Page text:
Strategic planning and execution to sustain newly implemented systems and procedures are necessary for state and local government agencies to remain proactive in 2019. It is imperative for government agencies to understand the necessity of implementing technology to provide better solutions to citizens and improve efficiency, productivity, and several other core areas of growth and sustainability.
Which state government technology improvements should be included in strategic plans?
Make Software Modernization a Priority
A major area of technology that should be addressed in 2019 is software modernization. Older, outdated legacy systems pose an increasing security risk to government agencies at every level. While it might be much easier to continue using a system that has been in place for years or even decades, it becomes difficult to maintain and secure legacy systems as technology evolves. Systems that are older than the employees working to maintain them become sitting ducks during the evolution of cybersecurity attacks.
Although the prospect of upgrading legacy systems seems daunting, especially when agencies are faced with potential lapses in productivity and the cost to overhaul older systems, the challenges posed by utilizing outdated systems inhibit innovation and the ability of agencies to provide efficient services to citizens. Modernization offers significant benefits to government agencies and the citizens they serve in both the short and long term, including the following, according to statetechmagazine.com:
- Better allocation of limited resources and simplified structure
- Reducing the window of vulnerability to security threats
- Addressing the skills gap in employees able to maintain the systems
Develop a Data Sharing Plan
As we’ve discussed before, data sharing should be a priority in state government agency strategy in 2019. At the state government level, data sharing can result in better collaboration and more informed decision making for communities and can present a proactive process for governing. With improvements in communication, actionable insights, and overall analytics for all government levels and the public, data sharing is an essential component to the future of government, which is why it should weigh heavily in strategic planning for the upcoming year.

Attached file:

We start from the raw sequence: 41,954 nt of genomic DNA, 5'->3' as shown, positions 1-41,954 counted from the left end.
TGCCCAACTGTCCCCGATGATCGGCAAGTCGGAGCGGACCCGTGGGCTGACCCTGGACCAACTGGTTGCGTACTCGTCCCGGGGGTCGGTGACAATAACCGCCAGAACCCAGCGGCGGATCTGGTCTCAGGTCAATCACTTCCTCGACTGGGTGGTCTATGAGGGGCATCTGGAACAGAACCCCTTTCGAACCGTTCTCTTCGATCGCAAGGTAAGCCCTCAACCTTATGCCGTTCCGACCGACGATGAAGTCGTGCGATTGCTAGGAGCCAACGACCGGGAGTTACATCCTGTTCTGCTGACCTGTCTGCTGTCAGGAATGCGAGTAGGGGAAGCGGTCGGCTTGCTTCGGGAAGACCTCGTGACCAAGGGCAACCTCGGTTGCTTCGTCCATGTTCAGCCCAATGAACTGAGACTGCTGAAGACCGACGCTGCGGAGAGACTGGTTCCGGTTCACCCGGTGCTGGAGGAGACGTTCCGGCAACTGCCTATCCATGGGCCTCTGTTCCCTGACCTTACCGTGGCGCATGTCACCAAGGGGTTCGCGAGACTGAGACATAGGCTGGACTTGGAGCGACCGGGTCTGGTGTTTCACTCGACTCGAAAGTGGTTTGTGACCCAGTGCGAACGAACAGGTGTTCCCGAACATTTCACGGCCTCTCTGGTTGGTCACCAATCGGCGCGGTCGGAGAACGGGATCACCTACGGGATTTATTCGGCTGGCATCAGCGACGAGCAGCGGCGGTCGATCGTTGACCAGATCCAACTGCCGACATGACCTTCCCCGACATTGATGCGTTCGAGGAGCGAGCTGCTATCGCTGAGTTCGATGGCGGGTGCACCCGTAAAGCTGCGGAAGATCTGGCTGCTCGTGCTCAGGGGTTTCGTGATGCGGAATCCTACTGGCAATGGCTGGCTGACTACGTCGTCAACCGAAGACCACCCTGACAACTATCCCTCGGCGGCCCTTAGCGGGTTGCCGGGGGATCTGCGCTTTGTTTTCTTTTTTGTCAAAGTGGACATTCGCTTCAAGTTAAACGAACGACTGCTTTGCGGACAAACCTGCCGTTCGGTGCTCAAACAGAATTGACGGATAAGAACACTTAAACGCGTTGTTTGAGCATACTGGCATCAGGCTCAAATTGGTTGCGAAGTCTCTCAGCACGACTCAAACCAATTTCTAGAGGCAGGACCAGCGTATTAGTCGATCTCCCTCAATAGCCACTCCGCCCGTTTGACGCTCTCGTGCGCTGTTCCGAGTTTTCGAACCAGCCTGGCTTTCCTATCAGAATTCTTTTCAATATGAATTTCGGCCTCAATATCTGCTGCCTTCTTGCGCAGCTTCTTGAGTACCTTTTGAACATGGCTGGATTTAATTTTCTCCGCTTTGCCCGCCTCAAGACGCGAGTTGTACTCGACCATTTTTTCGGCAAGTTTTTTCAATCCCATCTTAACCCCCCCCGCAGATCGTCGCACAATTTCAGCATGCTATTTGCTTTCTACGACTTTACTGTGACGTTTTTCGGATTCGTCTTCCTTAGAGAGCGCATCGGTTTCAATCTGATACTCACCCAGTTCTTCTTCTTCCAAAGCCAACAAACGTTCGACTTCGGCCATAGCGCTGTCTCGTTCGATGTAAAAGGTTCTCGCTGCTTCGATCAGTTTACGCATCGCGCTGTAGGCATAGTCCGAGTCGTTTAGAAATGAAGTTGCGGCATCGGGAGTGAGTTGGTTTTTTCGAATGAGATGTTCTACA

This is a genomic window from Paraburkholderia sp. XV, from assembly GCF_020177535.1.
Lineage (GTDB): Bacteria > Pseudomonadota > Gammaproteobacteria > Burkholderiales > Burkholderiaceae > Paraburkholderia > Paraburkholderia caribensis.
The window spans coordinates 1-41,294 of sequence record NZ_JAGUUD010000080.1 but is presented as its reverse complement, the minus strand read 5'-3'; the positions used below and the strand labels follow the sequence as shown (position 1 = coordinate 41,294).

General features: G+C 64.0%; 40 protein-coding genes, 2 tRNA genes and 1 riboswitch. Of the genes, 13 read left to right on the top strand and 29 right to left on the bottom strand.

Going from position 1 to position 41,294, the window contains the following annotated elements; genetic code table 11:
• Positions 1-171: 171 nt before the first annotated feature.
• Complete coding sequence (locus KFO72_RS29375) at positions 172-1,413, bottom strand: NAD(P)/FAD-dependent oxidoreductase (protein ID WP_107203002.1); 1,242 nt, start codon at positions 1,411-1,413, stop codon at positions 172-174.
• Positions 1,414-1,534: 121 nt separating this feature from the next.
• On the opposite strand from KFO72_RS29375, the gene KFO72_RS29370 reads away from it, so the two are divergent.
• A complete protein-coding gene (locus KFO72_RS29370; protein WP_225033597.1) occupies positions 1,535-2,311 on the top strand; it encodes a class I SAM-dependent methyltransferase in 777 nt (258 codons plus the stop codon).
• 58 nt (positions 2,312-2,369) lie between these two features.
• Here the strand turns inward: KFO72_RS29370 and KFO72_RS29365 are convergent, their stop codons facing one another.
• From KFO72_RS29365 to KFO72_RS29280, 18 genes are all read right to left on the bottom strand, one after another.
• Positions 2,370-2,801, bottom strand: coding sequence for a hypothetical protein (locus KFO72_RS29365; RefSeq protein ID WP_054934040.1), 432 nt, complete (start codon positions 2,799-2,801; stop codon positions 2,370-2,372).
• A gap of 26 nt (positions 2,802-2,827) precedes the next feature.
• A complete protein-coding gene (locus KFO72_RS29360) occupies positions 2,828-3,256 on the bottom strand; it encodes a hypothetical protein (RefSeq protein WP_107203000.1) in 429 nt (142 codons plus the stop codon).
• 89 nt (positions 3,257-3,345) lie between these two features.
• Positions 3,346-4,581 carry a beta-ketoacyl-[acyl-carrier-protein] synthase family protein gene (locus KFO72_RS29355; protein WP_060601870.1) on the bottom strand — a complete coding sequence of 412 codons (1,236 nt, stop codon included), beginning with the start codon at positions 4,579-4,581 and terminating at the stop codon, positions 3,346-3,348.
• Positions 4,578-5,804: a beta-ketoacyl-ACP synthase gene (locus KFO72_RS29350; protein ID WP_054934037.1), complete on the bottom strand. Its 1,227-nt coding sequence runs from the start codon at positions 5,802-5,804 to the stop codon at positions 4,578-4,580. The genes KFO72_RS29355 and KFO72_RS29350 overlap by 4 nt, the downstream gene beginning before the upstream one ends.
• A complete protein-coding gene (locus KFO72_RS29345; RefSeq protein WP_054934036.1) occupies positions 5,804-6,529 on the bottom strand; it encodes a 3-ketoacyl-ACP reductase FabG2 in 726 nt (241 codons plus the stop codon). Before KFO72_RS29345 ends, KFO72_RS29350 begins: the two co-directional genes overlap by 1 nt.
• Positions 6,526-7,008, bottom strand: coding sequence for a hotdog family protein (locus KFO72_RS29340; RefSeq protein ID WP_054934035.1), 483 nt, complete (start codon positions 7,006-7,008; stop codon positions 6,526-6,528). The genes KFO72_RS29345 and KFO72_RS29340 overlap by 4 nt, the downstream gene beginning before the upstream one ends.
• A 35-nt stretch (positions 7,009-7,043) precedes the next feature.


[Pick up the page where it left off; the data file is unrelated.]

Data sharing does not have to be limited to state governments. Local government agencies can use modular data centers to their advantage, consisting of portable technology that can place data capacity anywhere. The benefit of these data centers is that they can fit in small spaces while also supporting the capability for agencies to scale rapidly. These modular data centers also allow for enhanced collaboration because they’re easy to share with local jurisdictions. Collecting analytics from shared data offers detail and insight to any government agency’s strategic plan.
State government teams seeking strategic ways to cut costs while also reducing data center footprints and improving service should think about deploying hyperconverged infrastructure. Agencies like the Government Accountability Office and State Department implemented HCI solutions to simplify data center operations and improve management capabilities.
In addition to reducing cost and footprint, the simpler HCI and prioritized workload make backing up data and recovering systems an easier task for municipalities during a crisis. The ability to create higher efficiency for recovery during a disaster or directly thereafter is imperative for teams held accountable for rebuilding and recovery.
Looking to the future of state government technology, agencies can utilize machine learning to improve decision making and increase proactivity in public safety. In fact, The National Association of State CIOs found that 29 percent of state CIOs expect artificial intelligence and machine learning to be the most impactful emerging technology in the next three to five years. In some areas, the technology is already being put to use. In Kansas City, Missouri, the city government developed a machine learning algorithm to predict when potholes will form on city streets.
Additionally, the military has already adopted artificial intelligence to predict component failure on tanks. With machine learning and artificial intelligence continuously evolving, the potential uses for state and local government agencies are limitless.
State and local governments should start thinking about how they can use these evolving technologies in their strategic plans. With countless options to evolve state government technology, agencies can utilize these components to increase efficiency and productivity while improving services in their communities.
ISF works to help state agencies complete successful projects through strategy, process, and technology.